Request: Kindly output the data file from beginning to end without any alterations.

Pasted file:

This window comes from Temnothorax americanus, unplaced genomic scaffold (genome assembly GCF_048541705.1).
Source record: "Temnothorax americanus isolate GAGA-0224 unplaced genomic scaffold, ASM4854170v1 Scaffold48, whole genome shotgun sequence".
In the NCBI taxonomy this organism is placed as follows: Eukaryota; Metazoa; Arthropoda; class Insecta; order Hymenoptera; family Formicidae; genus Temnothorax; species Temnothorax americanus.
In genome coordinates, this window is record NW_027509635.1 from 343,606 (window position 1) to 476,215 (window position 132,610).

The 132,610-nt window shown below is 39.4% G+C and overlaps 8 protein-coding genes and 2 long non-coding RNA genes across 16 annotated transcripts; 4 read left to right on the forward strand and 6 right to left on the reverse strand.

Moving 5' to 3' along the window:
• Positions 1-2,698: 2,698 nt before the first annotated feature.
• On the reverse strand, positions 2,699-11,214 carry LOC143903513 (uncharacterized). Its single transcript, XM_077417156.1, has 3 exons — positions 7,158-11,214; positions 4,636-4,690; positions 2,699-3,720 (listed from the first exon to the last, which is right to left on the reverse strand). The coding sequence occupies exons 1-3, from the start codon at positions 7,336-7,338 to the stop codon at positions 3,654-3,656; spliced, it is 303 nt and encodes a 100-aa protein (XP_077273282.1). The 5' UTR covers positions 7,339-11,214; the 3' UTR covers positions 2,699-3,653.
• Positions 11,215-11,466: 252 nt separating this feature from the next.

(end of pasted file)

This window comes from Temnothorax americanus, unplaced genomic scaffold (genome assembly GCF_048541705.1).
Source record: "Temnothorax americanus isolate GAGA-0224 unplaced genomic scaffold, ASM4854170v1 Scaffold48, whole genome shotgun sequence".
In the NCBI taxonomy this organism is placed as follows: Eukaryota; Metazoa; Arthropoda; class Insecta; order Hymenoptera; family Formicidae; genus Temnothorax; species Temnothorax americanus.
In genome coordinates, this window is record NW_027509635.1 from 343,606 (window position 1) to 476,215 (window position 132,610).

The 132,610-nt window shown below is 39.4% G+C and overlaps 8 protein-coding genes and 2 long non-coding RNA genes across 16 annotated transcripts; 4 read left to right on the forward strand and 6 right to left on the reverse strand.

Moving 5' to 3' along the window:
• Positions 1-2,698: 2,698 nt before the first annotated feature.
• On the reverse strand, positions 2,699-11,214 carry LOC143903513 (uncharacterized). Its single transcript, XM_077417156.1, has 3 exons — positions 7,158-11,214; positions 4,636-4,690; positions 2,699-3,720 (listed from the first exon to the last, which is right to left on the reverse strand). The coding sequence occupies exons 1-3, from the start codon at positions 7,336-7,338 to the stop codon at positions 3,654-3,656; spliced, it is 303 nt and encodes a 100-aa protein (XP_077273282.1). The 5' UTR covers positions 7,339-11,214; the 3' UTR covers positions 2,699-3,653.
• Positions 11,215-11,466: 252 nt separating this feature from the next.